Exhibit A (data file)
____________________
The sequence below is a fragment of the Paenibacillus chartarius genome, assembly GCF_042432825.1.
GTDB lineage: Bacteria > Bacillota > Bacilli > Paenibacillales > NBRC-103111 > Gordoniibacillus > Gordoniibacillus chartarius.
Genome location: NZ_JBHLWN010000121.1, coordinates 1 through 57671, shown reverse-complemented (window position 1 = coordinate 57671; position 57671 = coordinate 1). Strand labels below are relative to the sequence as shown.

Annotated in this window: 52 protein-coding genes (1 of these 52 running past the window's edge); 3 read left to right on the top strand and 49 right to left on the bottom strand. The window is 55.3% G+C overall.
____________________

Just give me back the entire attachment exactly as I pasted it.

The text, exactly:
The sequence below is a fragment of the Paenibacillus chartarius genome, assembly GCF_042432825.1.
GTDB lineage: Bacteria > Bacillota > Bacilli > Paenibacillales > NBRC-103111 > Gordoniibacillus > Gordoniibacillus chartarius.
Genome location: NZ_JBHLWN010000121.1, coordinates 1 through 57671, shown reverse-complemented (window position 1 = coordinate 57671; position 57671 = coordinate 1). Strand labels below are relative to the sequence as shown.

Annotated in this window: 52 protein-coding genes (1 of these 52 running past the window's edge); 3 read left to right on the top strand and 49 right to left on the bottom strand. The window is 55.3% G+C overall.